Over the last several decades, extreme heat events around the world -- particularly in the American Southwest -- have gotten hotter, occurred more frequently, and lasted longer. These trends pose significant health risks to the growing number of people making cities like Las Vegas home.
A new study by scientists at the Desert Research Institute (DRI), Nevada State College, Universidad de Las Americas Puebla, and several undergraduates from Nevada State College traces the relationship between extreme heat and mortality rates, identifying a clear correlation between heat wave episodes and heat-related deaths in Las Vegas over the last ten years.
"Current climate change projections show an increased likelihood of extreme temperature events in the Las Vegas area over the next several years," explained Erick Bandala, Ph.D., an assistant research professor at DRI and lead author on the study. "Understanding recent extreme heat trends and their relationship to health hazards is essential to protecting vulnerable populations from risk in the future."
Urban areas of the Southwest are of particular concern because several factors compound the health-related risks of extreme heat events. The heat-absorbing properties of common materials like asphalt exacerbate already high temperatures in cities (called the urban heat island effect), particularly at night. What's more, populations in cities like Las Vegas are growing rapidly, especially among those 55 and older, which means that more and more people are exposed to risk.
In this study, the research team analyzed two measures of extreme heat -- heat index and excess heat factor -- for the Las Vegas metropolitan area in the June, July, and August months from 2007 to 2016. Heat index (HI) accounts for how the human body reacts to surface temperature and relative humidity. Excess heat factor measures (EHF) heat wave intensity in relation to historic temperature trends to account for how acclimated the public is to a given temperature threshold. Because both HI and EHF incorporate the human body's response to extreme heat, they are ideal metrics for assessing public health impacts, and both were shown to rise over the study period.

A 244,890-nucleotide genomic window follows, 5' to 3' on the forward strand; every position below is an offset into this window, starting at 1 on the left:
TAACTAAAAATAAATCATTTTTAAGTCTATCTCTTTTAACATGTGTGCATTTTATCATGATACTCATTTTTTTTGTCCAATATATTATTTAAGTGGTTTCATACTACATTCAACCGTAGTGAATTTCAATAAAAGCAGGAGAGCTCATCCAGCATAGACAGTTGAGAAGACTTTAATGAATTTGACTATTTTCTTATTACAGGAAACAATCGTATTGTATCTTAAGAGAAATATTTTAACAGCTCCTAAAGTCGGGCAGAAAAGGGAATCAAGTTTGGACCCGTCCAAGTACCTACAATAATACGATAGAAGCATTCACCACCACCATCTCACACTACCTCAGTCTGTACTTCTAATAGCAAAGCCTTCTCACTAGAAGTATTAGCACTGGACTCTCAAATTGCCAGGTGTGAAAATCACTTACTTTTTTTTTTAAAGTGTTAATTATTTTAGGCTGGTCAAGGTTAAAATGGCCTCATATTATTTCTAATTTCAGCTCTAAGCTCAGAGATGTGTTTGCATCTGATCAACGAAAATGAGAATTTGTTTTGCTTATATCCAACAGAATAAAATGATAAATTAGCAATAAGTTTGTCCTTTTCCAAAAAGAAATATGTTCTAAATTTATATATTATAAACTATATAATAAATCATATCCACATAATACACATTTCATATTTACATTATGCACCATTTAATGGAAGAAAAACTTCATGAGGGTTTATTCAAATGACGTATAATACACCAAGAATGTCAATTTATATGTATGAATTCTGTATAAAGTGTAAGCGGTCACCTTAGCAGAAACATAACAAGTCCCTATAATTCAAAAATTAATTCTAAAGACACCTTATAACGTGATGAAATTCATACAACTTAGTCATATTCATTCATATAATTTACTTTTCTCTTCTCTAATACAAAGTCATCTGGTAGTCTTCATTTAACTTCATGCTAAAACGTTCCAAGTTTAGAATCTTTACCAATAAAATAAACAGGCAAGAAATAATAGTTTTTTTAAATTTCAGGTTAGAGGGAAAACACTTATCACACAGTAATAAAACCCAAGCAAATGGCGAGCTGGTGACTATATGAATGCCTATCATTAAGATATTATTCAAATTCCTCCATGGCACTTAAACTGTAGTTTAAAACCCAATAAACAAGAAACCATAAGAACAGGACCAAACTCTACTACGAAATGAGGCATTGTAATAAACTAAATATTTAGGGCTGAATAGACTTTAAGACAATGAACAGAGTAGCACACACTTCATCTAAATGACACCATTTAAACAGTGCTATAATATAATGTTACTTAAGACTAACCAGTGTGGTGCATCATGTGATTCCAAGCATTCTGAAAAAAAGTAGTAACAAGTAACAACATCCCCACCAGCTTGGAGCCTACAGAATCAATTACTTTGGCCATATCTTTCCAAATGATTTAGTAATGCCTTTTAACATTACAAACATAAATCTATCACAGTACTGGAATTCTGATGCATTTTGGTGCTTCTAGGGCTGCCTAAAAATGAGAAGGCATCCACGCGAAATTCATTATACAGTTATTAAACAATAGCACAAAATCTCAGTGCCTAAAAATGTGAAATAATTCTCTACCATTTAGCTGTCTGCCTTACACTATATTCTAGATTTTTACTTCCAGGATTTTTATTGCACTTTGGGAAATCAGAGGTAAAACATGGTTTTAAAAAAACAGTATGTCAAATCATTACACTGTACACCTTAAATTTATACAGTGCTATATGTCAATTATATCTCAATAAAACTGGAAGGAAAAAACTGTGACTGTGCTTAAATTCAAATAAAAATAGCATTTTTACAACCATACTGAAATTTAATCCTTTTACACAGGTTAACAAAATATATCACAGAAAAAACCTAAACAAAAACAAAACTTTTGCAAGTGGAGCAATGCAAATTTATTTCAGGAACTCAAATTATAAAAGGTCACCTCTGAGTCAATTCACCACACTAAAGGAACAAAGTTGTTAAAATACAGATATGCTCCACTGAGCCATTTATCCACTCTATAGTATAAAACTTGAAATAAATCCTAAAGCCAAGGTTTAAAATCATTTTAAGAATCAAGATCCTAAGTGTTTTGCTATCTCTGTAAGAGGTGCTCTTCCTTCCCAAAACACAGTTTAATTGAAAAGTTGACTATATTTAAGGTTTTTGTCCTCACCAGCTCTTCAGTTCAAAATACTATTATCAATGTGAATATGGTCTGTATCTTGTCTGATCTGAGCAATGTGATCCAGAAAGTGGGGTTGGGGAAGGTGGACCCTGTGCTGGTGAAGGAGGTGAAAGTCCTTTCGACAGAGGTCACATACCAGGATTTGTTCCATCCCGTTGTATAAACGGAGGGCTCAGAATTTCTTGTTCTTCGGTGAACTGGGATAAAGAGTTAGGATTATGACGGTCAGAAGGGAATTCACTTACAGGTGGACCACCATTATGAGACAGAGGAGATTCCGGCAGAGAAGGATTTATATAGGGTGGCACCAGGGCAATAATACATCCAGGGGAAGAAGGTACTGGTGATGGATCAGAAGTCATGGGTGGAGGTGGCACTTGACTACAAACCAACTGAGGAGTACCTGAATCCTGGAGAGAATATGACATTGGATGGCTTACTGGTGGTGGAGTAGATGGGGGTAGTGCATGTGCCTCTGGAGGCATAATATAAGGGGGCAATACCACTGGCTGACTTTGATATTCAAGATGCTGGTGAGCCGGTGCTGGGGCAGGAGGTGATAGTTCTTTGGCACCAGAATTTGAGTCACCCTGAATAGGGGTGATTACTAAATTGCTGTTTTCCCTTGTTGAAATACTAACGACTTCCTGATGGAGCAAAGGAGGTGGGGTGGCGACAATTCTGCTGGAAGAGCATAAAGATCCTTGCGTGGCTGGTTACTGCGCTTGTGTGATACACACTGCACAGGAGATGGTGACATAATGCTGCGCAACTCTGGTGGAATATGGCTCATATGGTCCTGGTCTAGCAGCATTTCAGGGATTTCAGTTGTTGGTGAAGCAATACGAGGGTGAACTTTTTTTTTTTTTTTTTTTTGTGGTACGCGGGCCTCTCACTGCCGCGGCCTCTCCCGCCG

The annual average of severe heat events per year in Las Vegas also showed significant increases in this study, from an average of 3.3 events per year from 2007-2009 to 4.7 per year in the 2010-2016 period. These findings match historic trends, which show a steady increase in the severity and frequency of excess heat in Las Vegas since 1980.
Strikingly, the number of heat-related deaths in Las Vegas map onto these trends: as heat wave intensity increases, the number of heat-related deaths does, too.
"From 2007 to 2016, there have been 437 heat-related deaths in Las Vegas, with the greatest number of those deaths occurring in 2016," explained Bandala. "Interestingly, 2016 also shows one of the highest heat index measures over the last 35 years. This shows a clear relationship between increasingly intense heat events in our area and public health effects."
Bandala's team found that the subpopulation, particularly at risk of heat-related deaths, is adults over 50 years old -- 76% of the heat-related deaths in the study period were individuals in this subpopulation. Of the deaths in this group, almost all individuals also showed evidence of pre-existing heart disease. Researchers note that these findings are highly significant given that the population of adults over 50 in Las Vegas is increasing, with more retirees choosing Clark County as a retirement destination.
Only 23% of heat-related deaths occurred in the subpopulation of adults aged 20 to 50 years; interestingly, the most common pre-existing condition for this group was drug and alcohol use. More research is needed to understand how heat is impacting this segment of the population, Bandala noted, because though the number of deaths in this group is comparatively smaller, it is still nearly one-quarter of heat-related deaths in the Las Vegas Valley. Additionally, this subpopulation includes economically active adults.
With more intense, more frequent, and longer lasting heat events projected in the coming years, the research team hopes that the trends identified in this study can assist local decision-makers in taking steps to protect the most vulnerable groups in Las Vegas.
"This research helps us better understand the connection between the climate changes we've experienced in Las Vegas and their impact to public health over the last 35 years," Bandala said. "Ideally, this data analysis will help our community adapt to the changes yet to come."
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